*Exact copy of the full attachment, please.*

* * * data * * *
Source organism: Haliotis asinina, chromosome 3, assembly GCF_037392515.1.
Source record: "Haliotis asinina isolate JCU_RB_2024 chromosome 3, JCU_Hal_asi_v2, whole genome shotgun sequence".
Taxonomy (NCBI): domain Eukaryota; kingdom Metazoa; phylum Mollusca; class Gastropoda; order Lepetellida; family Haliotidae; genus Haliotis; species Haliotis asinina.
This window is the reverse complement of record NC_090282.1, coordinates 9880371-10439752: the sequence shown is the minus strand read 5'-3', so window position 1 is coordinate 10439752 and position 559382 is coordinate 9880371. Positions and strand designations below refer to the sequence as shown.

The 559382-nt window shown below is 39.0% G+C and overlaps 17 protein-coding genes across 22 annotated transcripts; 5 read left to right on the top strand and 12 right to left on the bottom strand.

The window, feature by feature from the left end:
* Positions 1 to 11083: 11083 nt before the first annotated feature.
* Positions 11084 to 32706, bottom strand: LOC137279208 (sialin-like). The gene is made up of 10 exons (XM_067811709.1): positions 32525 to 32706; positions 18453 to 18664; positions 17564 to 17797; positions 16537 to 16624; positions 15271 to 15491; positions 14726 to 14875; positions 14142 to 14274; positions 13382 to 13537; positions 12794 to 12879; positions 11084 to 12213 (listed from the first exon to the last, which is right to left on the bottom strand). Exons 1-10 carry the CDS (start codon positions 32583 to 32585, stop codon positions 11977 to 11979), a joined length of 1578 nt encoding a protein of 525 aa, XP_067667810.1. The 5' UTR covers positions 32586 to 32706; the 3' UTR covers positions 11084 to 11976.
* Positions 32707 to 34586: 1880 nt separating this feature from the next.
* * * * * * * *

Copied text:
Source organism: Haliotis asinina, chromosome 3, assembly GCF_037392515.1.
Source record: "Haliotis asinina isolate JCU_RB_2024 chromosome 3, JCU_Hal_asi_v2, whole genome shotgun sequence".
Taxonomy (NCBI): domain Eukaryota; kingdom Metazoa; phylum Mollusca; class Gastropoda; order Lepetellida; family Haliotidae; genus Haliotis; species Haliotis asinina.
This window is the reverse complement of record NC_090282.1, coordinates 9880371-10439752: the sequence shown is the minus strand read 5'-3', so window position 1 is coordinate 10439752 and position 559382 is coordinate 9880371. Positions and strand designations below refer to the sequence as shown.

The 559382-nt window shown below is 39.0% G+C and overlaps 17 protein-coding genes across 22 annotated transcripts; 5 read left to right on the top strand and 12 right to left on the bottom strand.

The window, feature by feature from the left end:
* Positions 1 to 11083: 11083 nt before the first annotated feature.
* Positions 11084 to 32706, bottom strand: LOC137279208 (sialin-like). The gene is made up of 10 exons (XM_067811709.1): positions 32525 to 32706; positions 18453 to 18664; positions 17564 to 17797; positions 16537 to 16624; positions 15271 to 15491; positions 14726 to 14875; positions 14142 to 14274; positions 13382 to 13537; positions 12794 to 12879; positions 11084 to 12213 (listed from the first exon to the last, which is right to left on the bottom strand). Exons 1-10 carry the CDS (start codon positions 32583 to 32585, stop codon positions 11977 to 11979), a joined length of 1578 nt encoding a protein of 525 aa, XP_067667810.1. The 5' UTR covers positions 32586 to 32706; the 3' UTR covers positions 11084 to 11976.
* Positions 32707 to 34586: 1880 nt separating this feature from the next.